BANGOR, Maine — Proponents and opponents of Question 4, the ballot question known as TABOR II, have ramped up the use of education to make their argument about whether to support or reject the measure.
Representatives of the Vote No on TABOR campaign held a rally Thursday at the University of Maine to warn against the effects of a Taxpayer Bill of Rights on education.
They made reference to Colorado, which passed a TABOR initiative in 1992, as a state that has reduced education spending to the point where it spends less per pupil than 48 other states. Additionally, Colorado teachers are paid less than counterparts in nearly every other state, according to claims by the Citizens Unified for Maine’s Future, a group opposing TABOR.
Finally, the group cautioned that TABOR has created an economic environment such that Colorado’s public university system is considering privatization, an idea reported recently in a Denver newspaper.
“I think it’s a commonly accepted fact that investing in public education is vital to the state and to economic development,” Mark Gray, executive director of the Maine Education Association, said after the rally. “TABOR would create yet another roadblock to continued investment in our public school systems. It puts a rigid formula in place on state expenditures overall, and education would have to compete for resources as we move forward.”
The Maine Heritage Policy Center, one of the leading groups in favor of Question 4, invited William Moloney, the former education commissioner in Colorado, to dispute claims that his state’s education system has been devastated by TABOR.
Moloney, who spoke in Bangor and Augusta on Thursday, said TABOR opponents have said scurrilous things about Colorado, but he’s proud of the school reform he championed in his state.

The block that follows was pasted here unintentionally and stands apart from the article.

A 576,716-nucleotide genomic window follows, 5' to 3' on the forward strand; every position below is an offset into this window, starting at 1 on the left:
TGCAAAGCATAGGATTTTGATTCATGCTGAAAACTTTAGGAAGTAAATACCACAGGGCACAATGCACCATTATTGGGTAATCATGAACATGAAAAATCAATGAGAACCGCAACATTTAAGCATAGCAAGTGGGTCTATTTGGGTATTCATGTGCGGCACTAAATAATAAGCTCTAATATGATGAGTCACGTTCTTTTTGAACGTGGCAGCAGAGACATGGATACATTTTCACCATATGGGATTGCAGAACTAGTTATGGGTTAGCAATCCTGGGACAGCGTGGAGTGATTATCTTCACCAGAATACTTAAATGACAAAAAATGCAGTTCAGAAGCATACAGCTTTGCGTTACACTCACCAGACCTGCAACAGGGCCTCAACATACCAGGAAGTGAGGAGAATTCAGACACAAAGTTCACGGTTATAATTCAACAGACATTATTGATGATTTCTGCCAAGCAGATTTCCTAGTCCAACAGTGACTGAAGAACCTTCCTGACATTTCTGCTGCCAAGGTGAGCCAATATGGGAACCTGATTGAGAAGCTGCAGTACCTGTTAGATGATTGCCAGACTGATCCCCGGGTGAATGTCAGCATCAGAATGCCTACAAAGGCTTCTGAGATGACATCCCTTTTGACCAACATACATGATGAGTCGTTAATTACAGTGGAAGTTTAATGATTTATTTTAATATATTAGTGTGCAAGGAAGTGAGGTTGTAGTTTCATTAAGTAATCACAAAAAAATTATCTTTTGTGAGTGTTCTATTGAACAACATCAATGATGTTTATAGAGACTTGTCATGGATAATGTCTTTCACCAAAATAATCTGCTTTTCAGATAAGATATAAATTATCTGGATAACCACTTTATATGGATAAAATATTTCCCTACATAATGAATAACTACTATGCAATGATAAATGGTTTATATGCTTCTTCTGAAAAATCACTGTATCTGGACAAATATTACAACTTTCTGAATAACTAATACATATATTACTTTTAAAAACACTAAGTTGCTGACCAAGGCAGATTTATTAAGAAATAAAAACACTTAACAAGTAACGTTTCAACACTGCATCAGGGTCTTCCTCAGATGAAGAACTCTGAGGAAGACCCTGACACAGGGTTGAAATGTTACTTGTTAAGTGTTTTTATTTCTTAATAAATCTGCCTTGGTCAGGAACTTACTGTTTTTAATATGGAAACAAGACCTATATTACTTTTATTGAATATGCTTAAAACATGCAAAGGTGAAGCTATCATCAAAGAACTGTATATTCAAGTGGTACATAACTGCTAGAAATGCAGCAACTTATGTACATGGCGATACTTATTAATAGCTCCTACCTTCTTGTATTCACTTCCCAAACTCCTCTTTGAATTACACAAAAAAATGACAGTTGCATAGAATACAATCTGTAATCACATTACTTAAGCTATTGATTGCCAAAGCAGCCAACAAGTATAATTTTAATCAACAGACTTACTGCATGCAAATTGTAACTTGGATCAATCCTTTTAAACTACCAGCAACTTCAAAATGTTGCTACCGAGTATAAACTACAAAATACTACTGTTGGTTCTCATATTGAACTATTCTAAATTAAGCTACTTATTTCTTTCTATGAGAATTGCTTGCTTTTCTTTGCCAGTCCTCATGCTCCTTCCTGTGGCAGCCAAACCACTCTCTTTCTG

“Education is something that benefits more from a strong economy than anything else,” he said, adding that TABOR was a big part of creating that strong economy. As for the discussion of privatizing the state’s public university system, Moloney said that’s not a serious proposition, merely “a good sound bite.”
Stephen Bowen, education director for MHPC, also disputed much of the data cited by Question 4 opponents and said Colorado has actually increased per-pupil spending every year since TABOR passed.
Question 4 asks, “Do you want to change the existing formulas that limit state and local government spending and require voter approval by referendum for spending over those limits and for increases in state taxes?”
The debate over Question 4 represents a fundamental philosophical difference in the role of taxes and government spending and it has generated significant discussion. Only recently has the debate turned to education, but both sides continue to use Colorado as an example.
John Diamond, speaking on behalf of the University of Maine System board of trustees, said the board had serious concerns about public colleges and universities in Maine.
“Based on what has happened in Colorado, the board believes that passage of this legislation could result in higher tuition rates for thousands of Maine students,” he said. “It could also lead to cuts in programs that help make Maine students competitive in the job market.”
Moloney disagreed with that assessment of Colorado’s current issues, but he pointed out that, regardless of spending, Colorado’s students meet or exceed student outcomes in standards measured by the U.S. Department of Education’s National Assessment of Education Progress.